Are you thinking with your hands?

Published on 22 Sep 2014

“We have to understand that the world can only be grasped by action, not by contemplation. The hand is more important than the eye…The hand is the cutting edge of the mind.”

(Bronowski, 1973)

We’ve been running some design thinking ‘crash courses’ over the summer.

The ‘crash course’ is a short, hands-on, introduction to the design process – developed by the d School at Stanford University. In pairs, we take a real-world problem and come up with some solutions. In 90 minutes.

My favourite part is the de-brief at the end - we all get together and have a look at the prototypes we’ve created.  I never cease to be amazed at the brilliant ideas that people have come up with in such a short space of time.

Prototyping is a key part of the design process - mock-ups of products or services help bring abstract concepts to life.  Having a physical thing that the people you are designing for can interact with, will spark a very different conversation than if you simply explained the concept to them or presented them with a report. A prototype surfaces potential misunderstandings, different interpretations or assumptions, and helps to resolve them.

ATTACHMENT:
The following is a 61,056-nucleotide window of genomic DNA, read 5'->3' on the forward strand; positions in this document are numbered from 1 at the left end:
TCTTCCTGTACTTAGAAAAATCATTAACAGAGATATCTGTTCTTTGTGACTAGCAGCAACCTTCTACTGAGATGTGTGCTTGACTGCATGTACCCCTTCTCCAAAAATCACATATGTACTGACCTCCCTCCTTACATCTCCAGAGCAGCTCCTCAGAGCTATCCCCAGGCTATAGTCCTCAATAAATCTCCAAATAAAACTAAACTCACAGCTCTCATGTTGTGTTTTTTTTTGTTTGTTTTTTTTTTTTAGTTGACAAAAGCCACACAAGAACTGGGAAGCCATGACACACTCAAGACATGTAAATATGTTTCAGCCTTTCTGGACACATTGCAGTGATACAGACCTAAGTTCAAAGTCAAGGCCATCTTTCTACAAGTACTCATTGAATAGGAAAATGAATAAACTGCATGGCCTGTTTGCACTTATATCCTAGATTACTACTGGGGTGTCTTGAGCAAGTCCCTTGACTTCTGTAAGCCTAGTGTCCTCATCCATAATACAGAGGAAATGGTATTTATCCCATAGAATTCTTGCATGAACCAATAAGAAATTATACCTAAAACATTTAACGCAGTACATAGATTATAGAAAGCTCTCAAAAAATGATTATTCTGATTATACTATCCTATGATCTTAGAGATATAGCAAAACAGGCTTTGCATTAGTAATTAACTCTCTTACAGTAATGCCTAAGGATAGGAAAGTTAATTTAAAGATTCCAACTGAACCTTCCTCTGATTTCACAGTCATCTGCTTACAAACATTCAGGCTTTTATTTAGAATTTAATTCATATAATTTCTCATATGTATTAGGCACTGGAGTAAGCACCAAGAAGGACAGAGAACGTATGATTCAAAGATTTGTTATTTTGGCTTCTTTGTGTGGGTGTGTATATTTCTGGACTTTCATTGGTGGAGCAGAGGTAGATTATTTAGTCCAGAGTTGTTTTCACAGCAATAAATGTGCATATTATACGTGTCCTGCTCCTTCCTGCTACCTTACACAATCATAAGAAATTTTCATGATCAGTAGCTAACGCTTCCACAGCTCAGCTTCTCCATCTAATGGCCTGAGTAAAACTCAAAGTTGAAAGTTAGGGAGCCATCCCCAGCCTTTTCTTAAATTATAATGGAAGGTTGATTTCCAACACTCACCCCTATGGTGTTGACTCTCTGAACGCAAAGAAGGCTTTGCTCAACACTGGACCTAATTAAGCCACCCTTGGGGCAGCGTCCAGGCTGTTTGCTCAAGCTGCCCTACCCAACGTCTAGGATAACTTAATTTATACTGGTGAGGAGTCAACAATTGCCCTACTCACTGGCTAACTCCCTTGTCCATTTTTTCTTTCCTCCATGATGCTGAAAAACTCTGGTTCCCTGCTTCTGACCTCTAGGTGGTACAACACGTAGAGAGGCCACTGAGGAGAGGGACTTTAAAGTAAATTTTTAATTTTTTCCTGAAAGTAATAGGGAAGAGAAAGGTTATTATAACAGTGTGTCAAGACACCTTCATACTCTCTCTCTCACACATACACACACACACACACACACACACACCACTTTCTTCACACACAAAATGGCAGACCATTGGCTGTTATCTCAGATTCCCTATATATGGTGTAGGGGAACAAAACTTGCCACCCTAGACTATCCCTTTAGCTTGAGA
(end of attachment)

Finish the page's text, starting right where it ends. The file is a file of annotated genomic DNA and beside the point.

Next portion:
But building a concrete and tangible prototype also taps into a different source of creativity: ‘thinking with your hands’. Our hands can lead our mind; spearheading, as well as providing the outlet for, our thinking. Using our hands to build still emerging ideas forces decision, reflection and synthesis. It empowers and satisfies, creates a direct experience of something real in the here and now that feeds the mind, enriching the imagination.

And by thinking with our hands, our inner child is unlocked. Kids love to create new things, and aren’t hindered by the inner critic who wonders how other people might react to it.

So, if you’re stuck on something, try sketching it out or building a quick prototype. Use your hands and let them do the thinking. You’ll find yourself arriving at a solution in no time!


Bronowski, J. (1973). Episode 3, The Grain in the Stone, The Ascent of Man, 40.17 – 43.44 minutes.